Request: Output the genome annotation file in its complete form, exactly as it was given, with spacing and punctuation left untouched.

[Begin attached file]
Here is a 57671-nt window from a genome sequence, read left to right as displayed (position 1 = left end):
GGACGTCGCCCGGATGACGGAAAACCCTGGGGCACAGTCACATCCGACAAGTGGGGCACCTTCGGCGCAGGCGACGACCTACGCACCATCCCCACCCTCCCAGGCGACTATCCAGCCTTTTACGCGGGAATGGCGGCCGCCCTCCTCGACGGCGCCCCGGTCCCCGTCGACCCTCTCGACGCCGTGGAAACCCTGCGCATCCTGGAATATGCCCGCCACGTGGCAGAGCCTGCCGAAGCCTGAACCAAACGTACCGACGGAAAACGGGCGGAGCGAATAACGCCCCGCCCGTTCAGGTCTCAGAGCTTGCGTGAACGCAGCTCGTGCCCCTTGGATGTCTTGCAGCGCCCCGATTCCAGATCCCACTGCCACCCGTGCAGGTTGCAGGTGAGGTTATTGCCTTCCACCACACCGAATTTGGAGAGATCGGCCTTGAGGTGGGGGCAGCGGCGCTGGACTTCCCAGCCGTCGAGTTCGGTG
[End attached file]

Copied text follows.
Here is a 57671-nt window from a genome sequence, read left to right as displayed (position 1 = left end):
GGACGTCGCCCGGATGACGGAAAACCCTGGGGCACAGTCACATCCGACAAGTGGGGCACCTTCGGCGCAGGCGACGACCTACGCACCATCCCCACCCTCCCAGGCGACTATCCAGCCTTTTACGCGGGAATGGCGGCCGCCCTCCTCGACGGCGCCCCGGTCCCCGTCGACCCTCTCGACGCCGTGGAAACCCTGCGCATCCTGGAATATGCCCGCCACGTGGCAGAGCCTGCCGAAGCCTGAACCAAACGTACCGACGGAAAACGGGCGGAGCGAATAACGCCCCGCCCGTTCAGGTCTCAGAGCTTGCGTGAACGCAGCTCGTGCCCCTTGGATGTCTTGCAGCGCCCCGATTCCAGATCCCACTGCCACCCGTGCAGGTTGCAGGTGAGGTTATTGCCTTCCACCACACCGAATTTGGAGAGATCGGCCTTGAGGTGGGGGCAGCGGCGCTGGACTTCCCAGCCGTCGAGTTCGGTG